My dog is 35 lb and is necessary for my health. I would never give up a pet unless forced to. I was watching the a show on the Katrina pets last night and had the thought that all those orphaned pets should have been offered to seniors free of charge and maybe vaccinations provided, it would have cost a lost less in the long run. I do not believe that senior subsidized housing allows pets, this would be unusual.


Live Content, your poinst about high rises well taken, as usual you have a practical view of things.
Reply With Quote Quick reply to this message
 
Old 02-17-2010, 10:40 AM
 
Location: Edina, MN, USA
6,954 posts, read 7,398,977 times
Reputation: 16288
Quote:
Originally Posted by newenglandgirl View Post
My dog is 35 lb and is necessary for my health. I would never give up a pet unless forced to. I was watching the a show on the Katrina pets last night and had the thought that all those orphaned pets should have been offered to seniors free of charge and maybe vaccinations provided, it would have cost a lost less in the long run. I do not believe that senior subsidized housing allows pets, this would be unusual.


Live Content, your poinst about high rises well taken, as usual you have a practical view of things.
One way for anyone to enjoy a pet and not have the expense is to be a foster for a shelter. Granted, the goal is to find a permanent home for the pet but it would give a sense of helping and most shelters pay all expenses (food, Vet, etc...) I would check the policies of the shelters. It's a great way to meet people.
Reply With Quote Quick reply to this message
 
Old 02-17-2010, 12:32 PM
 
Location: Lakewood OH
21,698 posts, read 23,685,445 times
Reputation: 35449
Quote:
Originally Posted by newenglandgirl View Post
My dog is 35 lb and is necessary for my health. I would never give up a pet unless forced to. I was watching the a show on the Katrina pets last night and had the thought that all those orphaned pets should have been offered to seniors free of charge and maybe vaccinations provided, it would have cost a lost less in the long run. I do not believe that senior subsidized housing allows pets, this would be unusual.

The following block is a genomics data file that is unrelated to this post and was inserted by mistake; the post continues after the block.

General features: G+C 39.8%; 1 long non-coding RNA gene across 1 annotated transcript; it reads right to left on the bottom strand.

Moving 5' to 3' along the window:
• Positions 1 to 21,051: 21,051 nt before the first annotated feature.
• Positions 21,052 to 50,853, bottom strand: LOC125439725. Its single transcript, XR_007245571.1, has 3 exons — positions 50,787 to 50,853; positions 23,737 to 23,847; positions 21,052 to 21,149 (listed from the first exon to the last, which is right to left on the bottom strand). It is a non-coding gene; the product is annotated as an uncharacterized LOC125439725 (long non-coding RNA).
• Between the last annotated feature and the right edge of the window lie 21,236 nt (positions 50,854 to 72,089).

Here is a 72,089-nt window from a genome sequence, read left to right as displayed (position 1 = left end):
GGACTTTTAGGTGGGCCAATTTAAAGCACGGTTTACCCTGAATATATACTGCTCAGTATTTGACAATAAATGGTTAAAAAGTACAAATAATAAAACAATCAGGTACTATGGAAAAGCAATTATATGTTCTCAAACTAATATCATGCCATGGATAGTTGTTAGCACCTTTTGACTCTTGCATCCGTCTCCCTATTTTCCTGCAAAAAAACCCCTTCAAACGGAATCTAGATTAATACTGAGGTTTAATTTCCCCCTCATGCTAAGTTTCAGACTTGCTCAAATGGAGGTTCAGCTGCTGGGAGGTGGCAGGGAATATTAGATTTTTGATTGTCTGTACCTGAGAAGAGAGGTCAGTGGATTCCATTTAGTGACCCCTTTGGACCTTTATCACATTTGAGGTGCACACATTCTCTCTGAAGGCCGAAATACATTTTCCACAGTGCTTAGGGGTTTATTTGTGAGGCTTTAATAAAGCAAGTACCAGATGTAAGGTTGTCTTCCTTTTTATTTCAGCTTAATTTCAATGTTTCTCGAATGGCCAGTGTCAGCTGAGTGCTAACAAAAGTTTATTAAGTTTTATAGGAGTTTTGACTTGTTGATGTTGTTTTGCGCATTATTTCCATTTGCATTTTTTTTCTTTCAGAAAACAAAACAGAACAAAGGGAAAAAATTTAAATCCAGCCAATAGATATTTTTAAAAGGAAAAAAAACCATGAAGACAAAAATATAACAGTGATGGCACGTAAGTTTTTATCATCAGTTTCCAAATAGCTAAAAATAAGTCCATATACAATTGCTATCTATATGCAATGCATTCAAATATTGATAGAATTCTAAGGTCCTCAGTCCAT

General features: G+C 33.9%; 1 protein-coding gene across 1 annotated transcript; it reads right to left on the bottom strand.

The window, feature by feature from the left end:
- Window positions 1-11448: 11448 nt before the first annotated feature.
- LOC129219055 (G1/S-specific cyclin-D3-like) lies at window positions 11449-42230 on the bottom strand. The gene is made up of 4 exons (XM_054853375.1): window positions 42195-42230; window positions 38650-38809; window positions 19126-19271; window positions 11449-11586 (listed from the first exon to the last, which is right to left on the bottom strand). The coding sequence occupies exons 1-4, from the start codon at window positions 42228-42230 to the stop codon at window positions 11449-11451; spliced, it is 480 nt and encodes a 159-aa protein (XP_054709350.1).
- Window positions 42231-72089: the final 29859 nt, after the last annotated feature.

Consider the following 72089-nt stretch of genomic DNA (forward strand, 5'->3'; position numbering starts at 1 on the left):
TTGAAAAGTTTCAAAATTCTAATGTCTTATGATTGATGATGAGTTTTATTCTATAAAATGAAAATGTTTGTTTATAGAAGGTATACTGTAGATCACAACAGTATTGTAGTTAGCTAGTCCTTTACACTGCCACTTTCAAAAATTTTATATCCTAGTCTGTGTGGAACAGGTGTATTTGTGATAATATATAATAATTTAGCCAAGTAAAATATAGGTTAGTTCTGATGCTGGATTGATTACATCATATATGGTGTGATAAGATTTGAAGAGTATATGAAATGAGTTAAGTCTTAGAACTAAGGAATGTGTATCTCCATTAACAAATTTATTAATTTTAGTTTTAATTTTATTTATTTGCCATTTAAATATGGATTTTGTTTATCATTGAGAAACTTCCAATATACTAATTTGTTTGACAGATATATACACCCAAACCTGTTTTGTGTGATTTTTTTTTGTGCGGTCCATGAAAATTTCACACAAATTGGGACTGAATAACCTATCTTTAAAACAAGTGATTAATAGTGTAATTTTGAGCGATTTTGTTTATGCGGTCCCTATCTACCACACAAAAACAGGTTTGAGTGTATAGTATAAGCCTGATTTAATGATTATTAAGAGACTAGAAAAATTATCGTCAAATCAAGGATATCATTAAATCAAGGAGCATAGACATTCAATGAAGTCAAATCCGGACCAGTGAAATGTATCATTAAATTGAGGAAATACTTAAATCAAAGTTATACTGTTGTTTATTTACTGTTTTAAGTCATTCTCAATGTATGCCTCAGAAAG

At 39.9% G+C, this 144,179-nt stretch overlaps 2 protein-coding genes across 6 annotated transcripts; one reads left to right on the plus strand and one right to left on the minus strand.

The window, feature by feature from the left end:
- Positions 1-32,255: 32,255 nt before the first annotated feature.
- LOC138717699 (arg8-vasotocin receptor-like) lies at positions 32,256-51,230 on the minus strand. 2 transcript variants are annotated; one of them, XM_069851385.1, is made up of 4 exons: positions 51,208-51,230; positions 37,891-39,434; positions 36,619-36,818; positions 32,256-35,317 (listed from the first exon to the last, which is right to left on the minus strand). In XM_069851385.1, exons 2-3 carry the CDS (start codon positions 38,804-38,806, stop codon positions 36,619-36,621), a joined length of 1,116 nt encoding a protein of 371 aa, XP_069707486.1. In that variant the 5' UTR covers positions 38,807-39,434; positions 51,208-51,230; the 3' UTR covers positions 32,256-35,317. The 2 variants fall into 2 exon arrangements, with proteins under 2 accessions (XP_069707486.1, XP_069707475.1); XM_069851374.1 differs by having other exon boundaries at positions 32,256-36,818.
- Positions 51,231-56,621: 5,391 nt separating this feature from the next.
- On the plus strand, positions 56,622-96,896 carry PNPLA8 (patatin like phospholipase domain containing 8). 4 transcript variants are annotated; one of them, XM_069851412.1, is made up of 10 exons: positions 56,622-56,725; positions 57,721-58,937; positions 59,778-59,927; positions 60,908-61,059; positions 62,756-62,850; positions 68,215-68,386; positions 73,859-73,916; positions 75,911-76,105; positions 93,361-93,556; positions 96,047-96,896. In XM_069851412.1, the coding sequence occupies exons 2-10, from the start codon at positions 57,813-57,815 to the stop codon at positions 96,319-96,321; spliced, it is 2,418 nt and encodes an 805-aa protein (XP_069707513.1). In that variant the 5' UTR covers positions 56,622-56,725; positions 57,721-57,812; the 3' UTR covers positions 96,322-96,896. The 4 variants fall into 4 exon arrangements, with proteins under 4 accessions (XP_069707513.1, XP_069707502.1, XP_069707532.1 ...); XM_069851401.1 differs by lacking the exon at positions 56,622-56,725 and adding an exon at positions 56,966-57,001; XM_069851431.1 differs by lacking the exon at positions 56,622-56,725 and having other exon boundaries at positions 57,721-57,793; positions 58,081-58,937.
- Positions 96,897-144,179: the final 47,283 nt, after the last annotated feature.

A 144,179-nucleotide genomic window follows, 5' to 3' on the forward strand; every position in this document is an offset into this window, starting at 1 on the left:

Live Content, your poinst about high rises well taken, as usual you have a practical view of things.
I would still check out any subsidized housing in which you were interested. I know of some in my town that do. The pets have to be under a certain weight (varies from place to place) but they are allowed.
Reply With Quote Quick reply to this message
 
Old 02-17-2010, 03:36 PM
 
Location: Near a river
16,042 posts, read 18,991,724 times
Reputation: 15649
Quote:
Originally Posted by MN2CO View Post
One way for anyone to enjoy a pet and not have the expense is to be a foster for a shelter. Granted, the goal is to find a permanent home for the pet but it would give a sense of helping and most shelters pay all expenses (food, Vet, etc...) I would check the policies of the shelters. It's a great way to meet people.
I could never part with a dog once I had it even for a few days. I have too soft a heart and love them all too much. But, good idea!

"Solution Keeps Seniors at home" -- http://www.cbsnews.com/stories/2007/...n2451180.shtml
Wondering if this is in every state.


"Aging in place" village http://localhealthguideonline.com/for-senior-care-sometimes-it-does-take-a-village/ (broken link)

http://www.nytimes.com/2007/08/14/he...g.html?_r=1&hp

Last edited by RiverBird; 02-17-2010 at 04:09 PM..
Reply With Quote Quick reply to this message
 
Old 02-17-2010, 04:43 PM
 
Location: We_tside PNW (Columbia Gorge) / CO / SA TX / Thailand
22,638 posts, read 40,010,157 times
Reputation: 23801
Quote:
Originally Posted by newenglandgirl View Post
My kids are not so financially stable that I could trust that, if I deeded my home to them, they would never incur debt and from that a lien would never happen. If there is some way I could deed the home to them I would, but I would hav to have legal assurance that the house could never have a lien and that I could live in it itll I die.